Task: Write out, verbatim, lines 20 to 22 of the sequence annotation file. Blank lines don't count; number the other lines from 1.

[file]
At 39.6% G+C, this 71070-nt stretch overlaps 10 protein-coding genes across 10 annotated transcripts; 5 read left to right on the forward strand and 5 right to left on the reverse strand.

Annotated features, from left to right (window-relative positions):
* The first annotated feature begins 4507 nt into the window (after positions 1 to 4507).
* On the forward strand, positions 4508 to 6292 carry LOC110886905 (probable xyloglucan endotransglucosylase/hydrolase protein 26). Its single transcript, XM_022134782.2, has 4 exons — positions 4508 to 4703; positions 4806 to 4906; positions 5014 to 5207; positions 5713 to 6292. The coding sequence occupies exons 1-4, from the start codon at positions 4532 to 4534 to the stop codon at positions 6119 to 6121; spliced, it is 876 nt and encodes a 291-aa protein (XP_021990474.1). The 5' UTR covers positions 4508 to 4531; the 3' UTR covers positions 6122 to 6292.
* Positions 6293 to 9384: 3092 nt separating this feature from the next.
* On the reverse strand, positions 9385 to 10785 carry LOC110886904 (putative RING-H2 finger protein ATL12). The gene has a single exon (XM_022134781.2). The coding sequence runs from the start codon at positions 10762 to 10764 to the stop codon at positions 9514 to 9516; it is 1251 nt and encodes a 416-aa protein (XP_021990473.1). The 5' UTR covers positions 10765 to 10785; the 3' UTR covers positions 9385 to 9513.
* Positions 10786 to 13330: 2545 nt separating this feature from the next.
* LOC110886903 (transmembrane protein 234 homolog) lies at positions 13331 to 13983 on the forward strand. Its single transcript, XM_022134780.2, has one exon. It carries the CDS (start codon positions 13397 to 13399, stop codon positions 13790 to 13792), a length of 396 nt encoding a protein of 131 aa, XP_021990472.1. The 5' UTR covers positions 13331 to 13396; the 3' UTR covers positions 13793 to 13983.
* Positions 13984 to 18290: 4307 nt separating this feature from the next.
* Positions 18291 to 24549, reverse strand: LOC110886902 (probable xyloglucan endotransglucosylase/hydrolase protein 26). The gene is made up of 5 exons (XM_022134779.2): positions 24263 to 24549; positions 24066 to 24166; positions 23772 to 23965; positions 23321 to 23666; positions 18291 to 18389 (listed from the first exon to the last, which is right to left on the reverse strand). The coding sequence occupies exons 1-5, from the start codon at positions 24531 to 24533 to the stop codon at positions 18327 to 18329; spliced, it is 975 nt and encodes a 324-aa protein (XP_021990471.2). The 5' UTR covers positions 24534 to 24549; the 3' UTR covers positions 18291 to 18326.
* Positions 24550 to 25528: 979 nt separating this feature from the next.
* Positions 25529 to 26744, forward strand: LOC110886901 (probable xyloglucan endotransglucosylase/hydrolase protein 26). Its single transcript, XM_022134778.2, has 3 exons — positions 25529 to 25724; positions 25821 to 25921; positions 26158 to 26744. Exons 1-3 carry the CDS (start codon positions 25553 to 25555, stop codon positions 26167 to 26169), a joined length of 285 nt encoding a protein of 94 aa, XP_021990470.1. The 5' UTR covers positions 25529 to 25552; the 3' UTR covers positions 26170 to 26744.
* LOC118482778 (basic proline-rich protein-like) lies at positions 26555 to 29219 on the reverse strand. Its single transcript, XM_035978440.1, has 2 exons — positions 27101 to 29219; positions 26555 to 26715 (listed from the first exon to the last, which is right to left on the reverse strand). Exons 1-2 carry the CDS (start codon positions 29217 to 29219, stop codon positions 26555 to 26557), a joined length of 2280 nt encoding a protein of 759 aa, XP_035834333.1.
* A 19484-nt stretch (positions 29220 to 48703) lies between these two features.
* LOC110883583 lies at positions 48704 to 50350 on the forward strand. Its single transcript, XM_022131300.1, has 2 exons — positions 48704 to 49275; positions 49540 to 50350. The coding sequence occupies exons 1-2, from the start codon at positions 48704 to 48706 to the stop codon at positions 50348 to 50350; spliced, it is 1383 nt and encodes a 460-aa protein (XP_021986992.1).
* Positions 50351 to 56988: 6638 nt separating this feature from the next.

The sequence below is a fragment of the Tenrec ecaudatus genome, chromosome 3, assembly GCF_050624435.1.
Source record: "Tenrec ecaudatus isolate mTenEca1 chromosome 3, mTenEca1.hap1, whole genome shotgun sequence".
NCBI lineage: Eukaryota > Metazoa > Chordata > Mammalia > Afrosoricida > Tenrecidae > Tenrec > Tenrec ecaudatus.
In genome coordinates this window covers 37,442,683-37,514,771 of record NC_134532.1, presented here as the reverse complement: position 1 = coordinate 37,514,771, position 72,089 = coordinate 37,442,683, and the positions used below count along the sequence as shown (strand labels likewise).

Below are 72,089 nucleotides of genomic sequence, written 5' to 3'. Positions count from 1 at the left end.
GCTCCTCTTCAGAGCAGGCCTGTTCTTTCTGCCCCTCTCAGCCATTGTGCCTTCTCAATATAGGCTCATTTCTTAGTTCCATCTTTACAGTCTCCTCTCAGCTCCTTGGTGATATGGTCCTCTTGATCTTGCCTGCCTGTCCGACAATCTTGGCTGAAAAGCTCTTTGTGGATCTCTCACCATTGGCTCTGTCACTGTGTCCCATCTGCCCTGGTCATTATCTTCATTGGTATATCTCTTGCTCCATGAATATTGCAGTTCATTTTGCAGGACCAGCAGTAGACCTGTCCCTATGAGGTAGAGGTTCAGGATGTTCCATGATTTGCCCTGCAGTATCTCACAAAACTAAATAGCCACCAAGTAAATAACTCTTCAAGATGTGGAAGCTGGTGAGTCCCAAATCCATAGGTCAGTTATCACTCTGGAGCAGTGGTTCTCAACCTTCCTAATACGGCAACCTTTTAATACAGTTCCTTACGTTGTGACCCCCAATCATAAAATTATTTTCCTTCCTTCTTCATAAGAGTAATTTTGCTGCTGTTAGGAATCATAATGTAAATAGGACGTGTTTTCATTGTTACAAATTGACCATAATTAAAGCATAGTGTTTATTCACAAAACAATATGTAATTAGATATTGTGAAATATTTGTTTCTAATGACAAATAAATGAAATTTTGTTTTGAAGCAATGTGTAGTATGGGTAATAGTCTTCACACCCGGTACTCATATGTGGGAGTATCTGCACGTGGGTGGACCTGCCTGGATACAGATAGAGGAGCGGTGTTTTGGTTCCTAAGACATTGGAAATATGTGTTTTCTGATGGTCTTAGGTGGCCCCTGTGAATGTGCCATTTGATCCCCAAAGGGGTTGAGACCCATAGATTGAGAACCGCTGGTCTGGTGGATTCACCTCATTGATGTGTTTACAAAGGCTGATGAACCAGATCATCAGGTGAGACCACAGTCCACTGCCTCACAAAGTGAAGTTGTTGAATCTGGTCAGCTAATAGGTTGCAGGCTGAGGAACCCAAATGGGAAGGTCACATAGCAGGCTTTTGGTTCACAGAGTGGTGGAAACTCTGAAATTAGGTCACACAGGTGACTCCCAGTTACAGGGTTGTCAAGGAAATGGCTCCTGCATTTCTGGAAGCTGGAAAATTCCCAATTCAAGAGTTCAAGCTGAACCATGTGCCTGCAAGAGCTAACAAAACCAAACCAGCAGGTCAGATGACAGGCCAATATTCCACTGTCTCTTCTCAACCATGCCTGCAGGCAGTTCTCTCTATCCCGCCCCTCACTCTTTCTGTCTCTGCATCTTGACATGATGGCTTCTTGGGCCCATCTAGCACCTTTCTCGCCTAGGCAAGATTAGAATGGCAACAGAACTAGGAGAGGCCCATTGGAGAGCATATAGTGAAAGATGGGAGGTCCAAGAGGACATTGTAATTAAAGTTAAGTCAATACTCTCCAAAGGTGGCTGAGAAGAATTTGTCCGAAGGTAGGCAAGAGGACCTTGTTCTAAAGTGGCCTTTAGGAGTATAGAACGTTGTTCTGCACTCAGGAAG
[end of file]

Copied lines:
In genome coordinates this window covers 37,442,683-37,514,771 of record NC_134532.1, presented here as the reverse complement: position 1 = coordinate 37,514,771, position 72,089 = coordinate 37,442,683, and the positions used below count along the sequence as shown (strand labels likewise).

Below are 72,089 nucleotides of genomic sequence, written 5' to 3'. Positions count from 1 at the left end.
GCTCCTCTTCAGAGCAGGCCTGTTCTTTCTGCCCCTCTCAGCCATTGTGCCTTCTCAATATAGGCTCATTTCTTAGTTCCATCTTTACAGTCTCCTCTCAGCTCCTTGGTGATATGGTCCTCTTGATCTTGCCTGCCTGTCCGACAATCTTGGCTGAAAAGCTCTTTGTGGATCTCTCACCATTGGCTCTGTCACTGTGTCCCATCTGCCCTGGTCATTATCTTCATTGGTATATCTCTTGCTCCATGAATATTGCAGTTCATTTTGCAGGACCAGCAGTAGACCTGTCCCTATGAGGTAGAGGTTCAGGATGTTCCATGATTTGCCCTGCAGTATCTCACAAAACTAAATAGCCACCAAGTAAATAACTCTTCAAGATGTGGAAGCTGGTGAGTCCCAAATCCATAGGTCAGTTATCACTCTGGAGCAGTGGTTCTCAACCTTCCTAATACGGCAACCTTTTAATACAGTTCCTTACGTTGTGACCCCCAATCATAAAATTATTTTCCTTCCTTCTTCATAAGAGTAATTTTGCTGCTGTTAGGAATCATAATGTAAATAGGACGTGTTTTCATTGTTACAAATTGACCATAATTAAAGCATAGTGTTTATTCACAAAACAATATGTAATTAGATATTGTGAAATATTTGTTTCTAATGACAAATAAATGAAATTTTGTTTTGAAGCAATGTGTAGTATGGGTAATAGTCTTCACACCCGGTACTCATATGTGGGAGTATCTGCACGTGGGTGGACCTGCCTGGATACAGATAGAGGAGCGGTGTTTTGGTTCCTAAGACATTGGAAATATGTGTTTTCTGATGGTCTTAGGTGGCCCCTGTGAATGTGCCATTTGATCCCCAAAGGGGTTGAGACCCATAGATTGAGAACCGCTGGTCTGGTGGATTCACCTCATTGATGTGTTTACAAAGGCTGATGAACCAGATCATCAGGTGAGACCACAGTCCACTGCCTCACAAAGTGAAGTTGTTGAATCTGGTCAGCTAATAGGTTGCAGGCTGAGGAACCCAAATGGGAAGGTCACATAGCAGGCTTTTGGTTCACAGAGTGGTGGAAACTCTGAAATTAGGTCACACAGGTGACTCCCAGTTACAGGGTTGTCAAGGAAATGGCTCCTGCATTTCTGGAAGCTGGAAAATTCCCAATTCAAGAGTTCAAGCTGAACCATGTGCCTGCAAGAGCTAACAAAACCAAACCAGCAGGTCAGATGACAGGCCAATATTCCACTGTCTCTTCTCAACCATGCCTGCAGGCAGTTCTCTCTATCCCGCCCCTCACTCTTTCTGTCTCTGCATCTTGACATGATGGCTTCTTGGGCCCATCTAGCACCTTTCTCGCCTAGGCAAGATTAGAATGGCAACAGAACTAGGAGAGGCCCATTGGAGAGCATATAGTGAAAGATGGGAGGTCCAAGAGGACATTGTAATTAAAGTTAAGTCAATACTCTCCAAAGGTGGCTGAGAAGAATTTGTCCGAAGGTAGGCAAGAGGACCTTGTTCTAAAGTGGCCTTTAGGAGTATAGAACGTTGTTCTGCACTCAGGAAG